gb at clozure.com
Mon Dec 7 16:10:57 PST 2009
(FIND-IF TEST SEQ :FROM-END T) returns the rightmost element of SEQ for
which TEST returns true. Whether the elements of SEQ are processed
right-to-left, left-to-right, inside-out, outside-in, ... is unspecified.
If SEQ is a vector, then it's somewhat likely that the fastest way to
find that rightmost matching element is to process SEQ's elements in
descending order, but that's not generally practical for lists (or is
at least likely to have substantially higher costs associated with
At some point in the (hopefull not-too-distant) future, the fastest
way to do some kinds of FIND operations would probably be "in
parallel", and it's good that (by luck or design) the CL spec doesn't
say anything that would make this impossible.
You don't generally know anything about the order in which the
sequence's elements will be processed by FIND-IF or similar
functions; if you make assumptions about that and reality doesn't
match those assumptions, it's generally not reality's fault ...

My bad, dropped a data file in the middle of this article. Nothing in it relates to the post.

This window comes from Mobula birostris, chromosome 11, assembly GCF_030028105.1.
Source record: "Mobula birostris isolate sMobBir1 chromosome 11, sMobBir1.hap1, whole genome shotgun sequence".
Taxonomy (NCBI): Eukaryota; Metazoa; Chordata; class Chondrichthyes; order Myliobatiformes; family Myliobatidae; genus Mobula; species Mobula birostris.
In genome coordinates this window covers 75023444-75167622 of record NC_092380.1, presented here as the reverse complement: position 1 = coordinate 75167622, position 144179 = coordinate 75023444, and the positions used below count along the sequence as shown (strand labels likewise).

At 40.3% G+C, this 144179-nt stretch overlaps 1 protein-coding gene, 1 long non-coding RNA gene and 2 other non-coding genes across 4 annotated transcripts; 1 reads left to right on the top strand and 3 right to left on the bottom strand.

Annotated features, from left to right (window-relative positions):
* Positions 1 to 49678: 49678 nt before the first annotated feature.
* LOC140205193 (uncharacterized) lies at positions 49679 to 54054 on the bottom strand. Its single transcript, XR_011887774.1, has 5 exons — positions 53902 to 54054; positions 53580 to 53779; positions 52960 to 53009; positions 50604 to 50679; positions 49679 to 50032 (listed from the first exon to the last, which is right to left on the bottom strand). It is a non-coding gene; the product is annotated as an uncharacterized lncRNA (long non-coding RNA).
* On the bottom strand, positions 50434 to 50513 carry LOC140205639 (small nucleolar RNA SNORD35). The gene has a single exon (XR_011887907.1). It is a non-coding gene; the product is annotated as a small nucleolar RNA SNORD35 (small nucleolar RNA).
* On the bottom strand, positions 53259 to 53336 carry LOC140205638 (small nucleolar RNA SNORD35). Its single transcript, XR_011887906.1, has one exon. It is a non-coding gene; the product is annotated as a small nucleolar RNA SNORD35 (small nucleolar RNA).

On Mon, 7 Dec 2009, Paul Krueger wrote:
> Is the following a bug or does the standard permit the following
> Welcome to Clozure Common Lisp Version 1.5-dev-r13174M-trunk
> ? (setf ls (list 1 2 3 'a 0 1 2 3))
> (1 2 3 A 0 1 2 3)
> ? (plusp 0)
> ? (find-if-not #'plusp ls :from-end t)
> > Error: value A is not of the expected type REAL.
> > While executing: PLUSP, in process Listener-2(7).
> > Type cmd-. to abort, cmd-\ for a list of available restarts.
> > Type :? for other options.
> 1 >
> I guess I would have expected that if the ":from-end t" was honored
> that #'plusp would never be called on the 'a element, but obviously
> that isn't the case.
> And if you happen to use a test that has side-effects, e.g.
> ? (defvar *count* 0)
> ? (defun #'plusp-with-side-effects (arg)
> (when (plusp arg)
> (incf *count*)))
> ? (setf ls2 '(1 2 3 0 1 2 3))
> (1 2 3 0 1 2 3)
> ? (find-if #'plusp-with-side-effects ls2 :from-end t)
> ? *count*
> (trying to count how many positive numbers occur at the end of the
> list) then you may not get what you expect.
> You don't see this behavior if you search from the beginning of a list
> or search backward through an array. It's as if someone decided that
> since you have to traverse the list to find the end anyway that you
> might as well run the test as you go. I suppose I can nreverse my list
> and search forward to avoid this now that I know what it's doing ...
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